Prime Minister, Roosevelt Skerrit, spoke on the issue of criminalisation in May, arguing that Dominica will not repeal its buggery laws: “The government’s position in relation to this matter is stated in law and this matter is still on our books and will remain there for the foreseeable future… The point is, it could be buggery today, tomorrow it will be incest and what other law they will want the government to repeal?”

In his statement, the Prime Minister did at least suggest that the law does not apply to consensual acts committed in private: “As it is now, anybody who wants to engage in whatever activities can do so in the privacy of his home but one should not believe that the government is prepared, or thinking of or wanting to make this a public affair.”

As it is now, anybody who wants to engage in whatever activities can do so in the privacy of his home.

Roosevelt Skerrit, Prime Minister

Bishop of Roseau, Gabriel Malzaire, speaking for the Catholic Church of Dominica, argued against the continued criminalisation of homosexuality in the country: “I wish to make it clear that the Catholic Church in Dominica adheres to the call of the Holy See in its statement to the 63rd session of the General Assembly of the United Nations on the Declaration of Human Rights, sexual orientation and gender identity, ‘to condemn all forms of violence against homosexual persons as well as to urge all States to take necessary measures to put an end to all criminal penalties against them.'”


In July, former Chief Justice of the Eastern Caribbean Supreme Court, Sir Brian Alleyne, criticised laws criminalising homosexuality: “I think it is totally wrong. What a person does in the privacy of his home with another person is his business, he is answerable to the Lord and not to anyone else.”

Persecution and Discrimination


The US Department of State Human Rights Report states that societal and employment discrimination against LGBT persons was common, and victims of violence or harassment often avoided reporting incidents to police due to stigma. Stigma and fear of abuse and intimidation prevented LGBT organisations from developing their membership or carrying out activities such as pride marches.


In 2017, Human Rights Watch published a report on discriminatory laws against LGBT people in the Eastern Caribbean. A gay man from Dominica observed that: “the buggery and gross indecency laws say that we can’t be ourselves… These laws allow the negativity towards gay people to exist, the bigotry, [the] law allows people to insult and do anything [to us].” He went on to say that “Coming out was one of the biggest mistakes I made, if I could turn it back I would… I learn to adapt, I have to put on that fake face.” The report also recounted the experience of a trans woman who had experienced extreme violence, the worst being when she was choked on the street by a stranger after a verbal altercation.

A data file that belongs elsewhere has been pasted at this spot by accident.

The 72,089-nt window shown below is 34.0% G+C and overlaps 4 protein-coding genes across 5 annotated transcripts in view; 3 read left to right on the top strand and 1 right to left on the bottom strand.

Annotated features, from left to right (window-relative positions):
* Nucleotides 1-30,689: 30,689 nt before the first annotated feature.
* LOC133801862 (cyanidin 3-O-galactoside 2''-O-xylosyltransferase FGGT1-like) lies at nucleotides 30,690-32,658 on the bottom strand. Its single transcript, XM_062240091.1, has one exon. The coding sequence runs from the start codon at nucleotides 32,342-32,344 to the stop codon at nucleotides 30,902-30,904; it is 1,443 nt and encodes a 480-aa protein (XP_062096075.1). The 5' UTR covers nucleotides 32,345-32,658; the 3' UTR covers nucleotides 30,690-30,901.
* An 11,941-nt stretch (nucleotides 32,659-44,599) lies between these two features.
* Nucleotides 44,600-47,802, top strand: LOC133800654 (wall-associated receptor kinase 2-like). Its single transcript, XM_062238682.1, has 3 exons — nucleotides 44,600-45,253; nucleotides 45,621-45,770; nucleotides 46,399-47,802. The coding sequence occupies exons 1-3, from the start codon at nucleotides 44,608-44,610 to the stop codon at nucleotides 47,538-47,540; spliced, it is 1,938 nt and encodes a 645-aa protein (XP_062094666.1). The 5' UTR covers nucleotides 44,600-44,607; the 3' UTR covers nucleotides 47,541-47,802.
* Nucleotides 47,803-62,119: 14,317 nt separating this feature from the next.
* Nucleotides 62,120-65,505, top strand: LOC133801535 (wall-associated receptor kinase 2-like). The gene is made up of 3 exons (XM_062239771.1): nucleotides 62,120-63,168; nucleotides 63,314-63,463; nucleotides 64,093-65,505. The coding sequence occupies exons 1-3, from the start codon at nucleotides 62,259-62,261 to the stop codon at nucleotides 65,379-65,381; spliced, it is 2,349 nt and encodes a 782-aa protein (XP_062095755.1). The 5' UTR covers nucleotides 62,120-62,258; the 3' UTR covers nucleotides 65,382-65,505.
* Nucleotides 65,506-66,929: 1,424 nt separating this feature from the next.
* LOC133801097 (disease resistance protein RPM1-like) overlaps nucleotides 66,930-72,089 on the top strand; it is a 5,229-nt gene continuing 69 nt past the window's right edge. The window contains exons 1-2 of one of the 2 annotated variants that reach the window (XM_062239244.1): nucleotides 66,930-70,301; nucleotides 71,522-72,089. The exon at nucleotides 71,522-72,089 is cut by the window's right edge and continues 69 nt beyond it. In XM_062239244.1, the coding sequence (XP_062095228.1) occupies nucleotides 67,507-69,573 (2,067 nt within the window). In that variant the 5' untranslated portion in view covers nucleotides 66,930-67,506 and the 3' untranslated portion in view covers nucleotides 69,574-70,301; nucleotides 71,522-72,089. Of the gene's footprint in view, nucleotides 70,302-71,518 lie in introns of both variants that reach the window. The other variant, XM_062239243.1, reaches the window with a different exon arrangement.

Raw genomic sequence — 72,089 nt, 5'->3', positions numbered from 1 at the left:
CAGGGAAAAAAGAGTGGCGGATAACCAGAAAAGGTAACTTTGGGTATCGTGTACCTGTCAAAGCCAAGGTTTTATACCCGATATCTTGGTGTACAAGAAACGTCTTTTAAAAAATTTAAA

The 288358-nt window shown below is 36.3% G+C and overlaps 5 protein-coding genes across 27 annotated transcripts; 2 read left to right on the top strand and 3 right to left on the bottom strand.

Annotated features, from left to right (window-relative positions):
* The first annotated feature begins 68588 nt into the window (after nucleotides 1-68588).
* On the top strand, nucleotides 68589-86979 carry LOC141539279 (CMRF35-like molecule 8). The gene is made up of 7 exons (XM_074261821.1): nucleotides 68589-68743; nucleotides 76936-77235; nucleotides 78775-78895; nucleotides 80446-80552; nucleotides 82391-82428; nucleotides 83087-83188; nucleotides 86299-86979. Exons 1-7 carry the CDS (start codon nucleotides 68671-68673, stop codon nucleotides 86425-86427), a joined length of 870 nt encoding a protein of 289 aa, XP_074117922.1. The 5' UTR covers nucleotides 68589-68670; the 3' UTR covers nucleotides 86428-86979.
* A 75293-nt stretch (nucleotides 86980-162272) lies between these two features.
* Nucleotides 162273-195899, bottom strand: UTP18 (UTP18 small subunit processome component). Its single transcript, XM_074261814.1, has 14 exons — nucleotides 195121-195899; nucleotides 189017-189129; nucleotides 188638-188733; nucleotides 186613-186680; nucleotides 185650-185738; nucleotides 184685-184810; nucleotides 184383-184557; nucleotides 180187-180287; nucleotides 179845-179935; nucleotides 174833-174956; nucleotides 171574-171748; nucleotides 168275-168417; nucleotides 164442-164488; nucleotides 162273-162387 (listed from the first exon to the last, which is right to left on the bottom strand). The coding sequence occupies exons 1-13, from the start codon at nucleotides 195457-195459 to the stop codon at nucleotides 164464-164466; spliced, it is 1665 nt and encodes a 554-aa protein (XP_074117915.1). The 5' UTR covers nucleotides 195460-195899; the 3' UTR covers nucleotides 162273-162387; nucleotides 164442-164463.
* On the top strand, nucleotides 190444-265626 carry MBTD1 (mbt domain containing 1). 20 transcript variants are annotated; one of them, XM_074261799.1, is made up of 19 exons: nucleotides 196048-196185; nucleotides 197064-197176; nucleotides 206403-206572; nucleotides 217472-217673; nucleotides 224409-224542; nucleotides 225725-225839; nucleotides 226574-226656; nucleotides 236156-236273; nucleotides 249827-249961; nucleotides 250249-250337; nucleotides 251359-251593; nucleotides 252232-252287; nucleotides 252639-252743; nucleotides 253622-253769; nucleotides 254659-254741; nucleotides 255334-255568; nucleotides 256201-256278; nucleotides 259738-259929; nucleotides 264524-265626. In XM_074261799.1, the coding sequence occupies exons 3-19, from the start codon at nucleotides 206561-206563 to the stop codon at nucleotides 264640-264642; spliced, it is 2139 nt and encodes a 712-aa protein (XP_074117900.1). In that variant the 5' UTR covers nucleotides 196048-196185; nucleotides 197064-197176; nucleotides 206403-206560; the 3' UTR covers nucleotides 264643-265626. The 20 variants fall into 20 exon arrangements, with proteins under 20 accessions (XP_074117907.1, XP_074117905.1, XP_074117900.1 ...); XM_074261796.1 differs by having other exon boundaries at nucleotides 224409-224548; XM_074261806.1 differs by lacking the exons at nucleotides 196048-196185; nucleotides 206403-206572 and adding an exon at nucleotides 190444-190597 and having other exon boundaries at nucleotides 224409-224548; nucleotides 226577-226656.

In the report, LGBTI People of the Commonwealth, a lesbian woman from Dominica stated that: “Being a lesbian in Dominica embodies one word – invisible… I have been the victim of sexual harassment, discrimination and often the butt of a threatened man’s joke; with no law enforced for my protection.”

In 2014, the first Women and Sexual Diversity conference was held in Dominica. The workshop was organised by the Caribbean HIV/AIDs Partnership in support of the Pan American Health Organisation (PAHO). Head of PAHO’s HIV programme, Massimo Ghidinelli noted, “there is a serious lack of knowledge about these groups’ real health problems – they are basically invisible.”

Legislative News


On 19 July, a case was filed by a gay man to challenge the criminalisation of private, consensual same-sex sexual activity under Sections 14 and 16 of the Sexual Offences Act 1998. The case is being supported by Minority Rights Dominica, the Canadian HIV/AIDS Legal Network, the University of Toronto’s International Human Rights Program and Lawyers Without Borders. In a statement, the individual claimant said: “These laws are not only discriminatory themselves, but they incite and encourage hateful and violent conduct towards LGBT individuals. The laws also condone police discrimination and inaction against such acts of harassment and violence.”